An article in the notoriously right-wing newspaper, The Telegraph, crows that Thatcher ‘saved the economy’. The fact is, she did not, and Thatcher’s battle with the miners’ union was economically irrational. GDP growth did *not* increase by more that 2.2%, and as Andrew Gamble documented in ‘The Free Economy and the Strong State’ (second edition (1994), p192), her battle cost Britain £2.5-Billion. Furthermore, between 1980 and 1983 the capacity in British industry fell by 24 percent, leading to an unemployment figure topping 3 million (Christopher Johnson, The Economy Under Mrs Thatcher (1991), Appendix Table 1, Economic growth trends, 1950-89). Instead, as Andrew Gamble noted in his book The Free Economy and the Strong State (second edition (1994), p193.), Thatcher permanently shut down much of British manufacturing, turning instead to banks and the City.

We need only look at the banking crisis of 2008 to figure out how well that worked…!

Ian Gilmour (Dancing With Dogma (1992), p124), has revealed that the overall tax burden rose from 39 percent in 1979 to 43 percent in 1989. Gilmour also points out that Thatcher cut taxes for the wealthy (a policy we have seen repeated by David Cameron’s government), with a top rate of tax of 83% when Thatcher came to power, and only 40%, whilst the poorest were hit by VAT that was just 8% percent prior, and 15% after Thatcher gained power. Furthermore, the poorest fifth of the population accounted for around 10% of after-tax income in 1979. By 1989 their share had fallen to 7 percent, whilst the wealthiest fifth rose from 37 percent to 43 percent, thus making the wealthiest people richer, and the poorest people poorer.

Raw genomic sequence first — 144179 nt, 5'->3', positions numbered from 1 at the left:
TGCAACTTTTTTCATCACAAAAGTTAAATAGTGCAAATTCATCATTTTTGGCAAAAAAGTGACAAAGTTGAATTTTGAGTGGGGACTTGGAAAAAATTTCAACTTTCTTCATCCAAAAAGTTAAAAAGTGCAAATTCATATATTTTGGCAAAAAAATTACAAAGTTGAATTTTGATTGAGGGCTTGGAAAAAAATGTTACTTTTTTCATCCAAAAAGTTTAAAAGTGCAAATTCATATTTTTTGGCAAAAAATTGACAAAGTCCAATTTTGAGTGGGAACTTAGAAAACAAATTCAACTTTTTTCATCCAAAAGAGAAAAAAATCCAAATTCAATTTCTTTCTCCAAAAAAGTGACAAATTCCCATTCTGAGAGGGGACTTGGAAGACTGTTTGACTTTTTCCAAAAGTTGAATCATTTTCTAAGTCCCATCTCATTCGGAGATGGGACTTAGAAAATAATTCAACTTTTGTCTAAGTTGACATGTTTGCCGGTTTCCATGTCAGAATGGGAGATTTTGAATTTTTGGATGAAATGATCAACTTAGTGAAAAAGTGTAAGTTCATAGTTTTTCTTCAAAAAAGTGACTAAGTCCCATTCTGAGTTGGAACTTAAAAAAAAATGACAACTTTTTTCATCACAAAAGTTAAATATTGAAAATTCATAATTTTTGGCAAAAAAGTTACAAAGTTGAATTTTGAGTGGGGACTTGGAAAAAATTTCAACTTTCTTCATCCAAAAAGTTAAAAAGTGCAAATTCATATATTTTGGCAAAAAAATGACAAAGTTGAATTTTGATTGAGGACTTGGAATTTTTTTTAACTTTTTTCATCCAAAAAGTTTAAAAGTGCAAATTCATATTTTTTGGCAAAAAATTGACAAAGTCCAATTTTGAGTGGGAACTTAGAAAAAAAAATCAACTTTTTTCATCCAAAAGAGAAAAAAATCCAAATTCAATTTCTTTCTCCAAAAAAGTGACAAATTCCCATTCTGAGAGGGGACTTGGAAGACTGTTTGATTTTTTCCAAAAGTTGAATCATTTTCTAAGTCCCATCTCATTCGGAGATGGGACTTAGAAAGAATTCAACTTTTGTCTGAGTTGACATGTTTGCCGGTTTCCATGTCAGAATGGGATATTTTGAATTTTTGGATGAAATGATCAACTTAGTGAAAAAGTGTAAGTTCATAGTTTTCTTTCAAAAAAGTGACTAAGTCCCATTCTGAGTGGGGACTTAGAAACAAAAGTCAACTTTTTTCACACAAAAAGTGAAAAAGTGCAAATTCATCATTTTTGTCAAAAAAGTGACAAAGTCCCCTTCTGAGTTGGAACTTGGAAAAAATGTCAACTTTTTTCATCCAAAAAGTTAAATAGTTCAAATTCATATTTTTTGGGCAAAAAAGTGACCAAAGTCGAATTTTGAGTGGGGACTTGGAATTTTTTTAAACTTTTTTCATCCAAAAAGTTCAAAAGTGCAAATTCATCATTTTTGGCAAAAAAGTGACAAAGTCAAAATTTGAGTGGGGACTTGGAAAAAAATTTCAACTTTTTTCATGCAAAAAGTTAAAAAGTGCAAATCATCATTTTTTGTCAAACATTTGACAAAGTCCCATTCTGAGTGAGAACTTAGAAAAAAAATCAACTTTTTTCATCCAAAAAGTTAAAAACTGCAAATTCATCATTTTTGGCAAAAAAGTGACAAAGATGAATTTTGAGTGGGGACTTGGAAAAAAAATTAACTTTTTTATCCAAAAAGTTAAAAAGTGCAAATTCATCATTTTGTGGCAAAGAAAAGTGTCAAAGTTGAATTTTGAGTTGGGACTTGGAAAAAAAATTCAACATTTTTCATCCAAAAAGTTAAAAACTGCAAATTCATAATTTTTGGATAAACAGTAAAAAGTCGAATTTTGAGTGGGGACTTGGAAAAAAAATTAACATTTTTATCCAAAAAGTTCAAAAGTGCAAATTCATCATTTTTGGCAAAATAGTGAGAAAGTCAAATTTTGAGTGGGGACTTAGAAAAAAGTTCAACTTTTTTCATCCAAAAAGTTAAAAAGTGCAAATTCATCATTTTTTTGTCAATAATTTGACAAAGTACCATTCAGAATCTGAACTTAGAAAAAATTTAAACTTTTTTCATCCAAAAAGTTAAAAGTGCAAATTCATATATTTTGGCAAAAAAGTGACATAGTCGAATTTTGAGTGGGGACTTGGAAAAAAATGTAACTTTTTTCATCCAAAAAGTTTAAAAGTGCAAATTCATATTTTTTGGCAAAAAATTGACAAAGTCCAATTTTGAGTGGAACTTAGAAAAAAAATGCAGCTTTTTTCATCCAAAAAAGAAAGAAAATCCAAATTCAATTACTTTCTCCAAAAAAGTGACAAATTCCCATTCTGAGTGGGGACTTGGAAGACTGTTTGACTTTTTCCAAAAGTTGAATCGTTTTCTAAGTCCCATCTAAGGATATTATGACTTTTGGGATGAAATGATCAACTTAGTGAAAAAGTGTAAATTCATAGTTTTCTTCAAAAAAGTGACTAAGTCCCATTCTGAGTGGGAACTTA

The more one delves into the facts, the more evident it becomes that Thatcher was not only fighting the miners – she was, in fact, fighting an entire class of people; discriminating against the most vulnerable class, stripping them of their jobs and financial stability, and driving them into the ground, almost like a form of clandestine eugenics by the back-door.

Today, five million people have their names on social housing waiting lists, while billions of pounds of housing benefit line the pockets of private landlords, swindling people with rip-off rents. The vulnerable are often forced to live in slum housing such as sheds and garages. The scarcity of housing turns communities against each other and we are witnessing increasing racial tension as immigrants, or anyone deemed “less deserving” are scapegoated for receiving housing before a British-born national. The root of the problem lies with the Thatcherite policy which gave private landlords the right-to-buy council houses, whilst failing to replace the social housing that had been privately sold.